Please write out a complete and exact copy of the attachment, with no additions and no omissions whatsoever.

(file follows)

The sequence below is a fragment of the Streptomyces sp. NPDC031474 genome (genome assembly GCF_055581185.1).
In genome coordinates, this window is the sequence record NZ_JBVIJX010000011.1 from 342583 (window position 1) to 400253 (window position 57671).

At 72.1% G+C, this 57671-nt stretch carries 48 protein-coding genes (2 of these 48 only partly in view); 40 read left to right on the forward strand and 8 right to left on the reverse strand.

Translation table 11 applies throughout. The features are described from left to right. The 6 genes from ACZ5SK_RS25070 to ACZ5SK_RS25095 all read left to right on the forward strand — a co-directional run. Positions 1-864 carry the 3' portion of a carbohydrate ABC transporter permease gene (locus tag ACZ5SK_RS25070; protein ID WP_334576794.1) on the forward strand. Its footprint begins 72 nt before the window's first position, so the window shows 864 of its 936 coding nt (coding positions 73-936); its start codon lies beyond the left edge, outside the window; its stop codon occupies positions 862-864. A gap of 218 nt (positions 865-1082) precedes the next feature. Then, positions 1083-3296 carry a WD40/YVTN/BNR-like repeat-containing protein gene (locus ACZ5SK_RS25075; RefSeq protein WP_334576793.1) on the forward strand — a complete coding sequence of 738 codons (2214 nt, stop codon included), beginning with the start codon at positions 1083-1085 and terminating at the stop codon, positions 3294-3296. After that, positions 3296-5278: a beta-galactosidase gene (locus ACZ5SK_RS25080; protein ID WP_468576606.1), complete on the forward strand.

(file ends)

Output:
The sequence below is a fragment of the Streptomyces sp. NPDC031474 genome (genome assembly GCF_055581185.1).
In genome coordinates, this window is the sequence record NZ_JBVIJX010000011.1 from 342583 (window position 1) to 400253 (window position 57671).

At 72.1% G+C, this 57671-nt stretch carries 48 protein-coding genes (2 of these 48 only partly in view); 40 read left to right on the forward strand and 8 right to left on the reverse strand.

Translation table 11 applies throughout. The features are described from left to right. The 6 genes from ACZ5SK_RS25070 to ACZ5SK_RS25095 all read left to right on the forward strand — a co-directional run. Positions 1-864 carry the 3' portion of a carbohydrate ABC transporter permease gene (locus tag ACZ5SK_RS25070; protein ID WP_334576794.1) on the forward strand. Its footprint begins 72 nt before the window's first position, so the window shows 864 of its 936 coding nt (coding positions 73-936); its start codon lies beyond the left edge, outside the window; its stop codon occupies positions 862-864. A gap of 218 nt (positions 865-1082) precedes the next feature. Then, positions 1083-3296 carry a WD40/YVTN/BNR-like repeat-containing protein gene (locus ACZ5SK_RS25075; RefSeq protein WP_334576793.1) on the forward strand — a complete coding sequence of 738 codons (2214 nt, stop codon included), beginning with the start codon at positions 1083-1085 and terminating at the stop codon, positions 3294-3296. After that, positions 3296-5278: a beta-galactosidase gene (locus ACZ5SK_RS25080; protein ID WP_468576606.1), complete on the forward strand.